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If newspaper markets are so different,
why do most papers look so much alike?


By Alan Jacobson

No one doubts the value of innovation, yet newspapers regularly co-opt each other's formats rather than develop unique solutions for their unique markets. In constrast, when something new and different comes along, it's often a winner (see sidebar). But most redesigns follow the latest industry trends rather than offering something original.

Here are six newspapers without their nameplates. Can you identify them?



It's difficult to name these papers or even tell them apart because each paper uses virtually the same format: left-hand digest, above-the-fold promos, top story stripped, 4-column photo in the middle, etc.

Maybe it doesn't matter how much these papers look alike even if they serve markets as unique and diverse as Dallas, Charleston, Dayton, Portland, Erie and Syracuse.

It matters because they serve Dallas, Charleston, Dayton, Portland, Erie and Syracuse. These markets are unique and diverse – as I'm sure their editors, publishers and readers would say.

These aren't the only papers with look-alike formats. Without their nameplates, most American newspapers have no discernible visual identity. Their nameplates are like handlebar mustaches – the only distinctive thing on an otherwise featureless face.

Does it matter whether all newspapers look alike? Probably not, as long as that one look-alike design is best for every market: north, south, east, west, rich, poor, big and small. What's the likelihood of one format fitting all?

Here are three more papers without their nameplates. I bet you'll recognize all of them.


The New York Times. The Wall Street Journal. USAToday. Each paper has an instantly recognizable design. Each has a unique approach to news that is reflected in their design. Each is successful and their readers love them. (see “Does Design Matter to Readers?”)

Would these papers be as successful if they looked alike? I doubt it – which leads me to believe there are sound jounalistic and business reasons for unique and original approaches to content and presentation.

Remember McPaper? I haven't heard that pejorative sobriquet in years, now that USAToday's readers number in the millions. USAToday may catch a stray jab from a journalism junkie or design dilettante, but the people at the top of the food chain (executive editors and publishers) know that USAToday meets its readers' needs to an enviable degree.

USAToday succeeded because it offered real innovation – it's truly an original. The real McPapers are the ones copying each other.

Newspapers crave innovation but rarely deliver. Every few years a newspaper decides it's time to redesign. They go even further, claiming they've “re-imagined” and “re-engineered” the newspaper. The results more often than not?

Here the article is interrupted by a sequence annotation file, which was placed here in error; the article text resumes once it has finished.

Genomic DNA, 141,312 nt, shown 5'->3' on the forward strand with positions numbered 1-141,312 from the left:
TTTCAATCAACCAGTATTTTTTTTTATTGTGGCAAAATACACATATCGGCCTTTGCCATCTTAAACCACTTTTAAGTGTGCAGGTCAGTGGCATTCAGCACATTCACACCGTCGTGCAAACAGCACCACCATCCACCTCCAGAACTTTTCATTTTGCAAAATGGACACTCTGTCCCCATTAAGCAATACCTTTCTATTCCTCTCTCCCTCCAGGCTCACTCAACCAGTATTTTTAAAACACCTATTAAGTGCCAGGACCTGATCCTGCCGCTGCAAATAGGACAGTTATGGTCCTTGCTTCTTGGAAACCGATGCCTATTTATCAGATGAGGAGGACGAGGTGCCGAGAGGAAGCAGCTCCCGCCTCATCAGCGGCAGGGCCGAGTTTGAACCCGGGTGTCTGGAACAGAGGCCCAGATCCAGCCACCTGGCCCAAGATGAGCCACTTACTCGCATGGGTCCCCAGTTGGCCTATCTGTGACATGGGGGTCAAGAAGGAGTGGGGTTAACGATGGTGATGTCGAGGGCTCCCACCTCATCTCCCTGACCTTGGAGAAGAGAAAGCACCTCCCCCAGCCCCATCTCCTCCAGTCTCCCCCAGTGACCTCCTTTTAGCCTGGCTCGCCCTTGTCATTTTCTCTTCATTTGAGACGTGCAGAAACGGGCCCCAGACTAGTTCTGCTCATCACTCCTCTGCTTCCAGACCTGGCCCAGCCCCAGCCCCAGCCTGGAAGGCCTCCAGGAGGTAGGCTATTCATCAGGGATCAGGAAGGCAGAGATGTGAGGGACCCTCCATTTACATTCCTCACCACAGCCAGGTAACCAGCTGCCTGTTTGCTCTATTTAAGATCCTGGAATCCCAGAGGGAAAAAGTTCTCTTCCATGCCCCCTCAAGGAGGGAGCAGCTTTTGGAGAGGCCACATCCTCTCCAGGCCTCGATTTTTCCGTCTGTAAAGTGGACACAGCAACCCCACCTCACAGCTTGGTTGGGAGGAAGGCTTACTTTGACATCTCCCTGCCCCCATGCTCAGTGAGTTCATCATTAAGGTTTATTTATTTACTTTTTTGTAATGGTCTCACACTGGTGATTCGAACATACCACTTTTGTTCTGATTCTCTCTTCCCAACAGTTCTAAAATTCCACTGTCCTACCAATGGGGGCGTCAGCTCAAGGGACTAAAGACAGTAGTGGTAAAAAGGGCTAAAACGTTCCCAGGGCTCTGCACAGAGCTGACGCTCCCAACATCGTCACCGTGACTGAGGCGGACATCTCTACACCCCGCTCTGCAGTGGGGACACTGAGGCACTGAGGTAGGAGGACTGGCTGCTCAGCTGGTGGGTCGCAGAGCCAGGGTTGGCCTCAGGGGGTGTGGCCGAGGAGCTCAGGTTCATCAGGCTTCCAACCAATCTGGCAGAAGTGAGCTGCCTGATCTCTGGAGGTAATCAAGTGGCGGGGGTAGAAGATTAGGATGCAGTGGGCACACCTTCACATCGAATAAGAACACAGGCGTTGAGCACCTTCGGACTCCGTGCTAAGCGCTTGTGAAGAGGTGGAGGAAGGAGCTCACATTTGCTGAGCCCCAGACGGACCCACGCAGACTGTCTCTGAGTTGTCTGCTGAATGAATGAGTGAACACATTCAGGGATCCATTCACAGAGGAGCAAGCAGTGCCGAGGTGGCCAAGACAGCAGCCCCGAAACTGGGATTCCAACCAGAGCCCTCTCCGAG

Newspapers squander this opportunity to re-invent themselves because their “unique” solutions are often clones from other papers. (see “What newspapers really need to do,”) Time for another quiz:

Here are three more front pages – these from papers that recently redesigned. Can you identify them? (If not, e-mail me and I'll send the answers.)


Each design has clarity, elegant typography and a nice sense of balance. Each page also has a vertical digest, a handful of display stories and a big picture in the middle – just like the six papers at the top with older designs.

I've compared front pages without acknowledging that a newspaper's design is more than the front page. But the front page is the most important page and should be the best page. To those who say it isn't fair to judge a design by its front page, I say if you can't dazzle readers with your front page, don't expect to win them back with Page B6.

To quote Mike Jenner, executive editor of The Bakersfield Californian, "It's time to stop rearranging the deck chairs (on the Titanic)."

That's what he said to me when we began his redesign a little over a year ago. The folks at the Californian really invested in their redesign and took some risks on the most innovative design in America.

The redesign was launched just days ago and it's already paying off. Jenner claims new subscription starts exceed stops by 15-1 and an 8-13% increase in single copy sales. Bakersfield's Classified Ad Manager Sally Ellis says the redesign has brought her a thousand inches of additional advertising.

Originality. Innovation. Change. It just makes dollars and sense.


Bakersfield's bold redesign boosts readership and revenue

The Bakersfield Calfornian launched its visually dramatic redesign on March 1. Early results are overwhelmingly positive.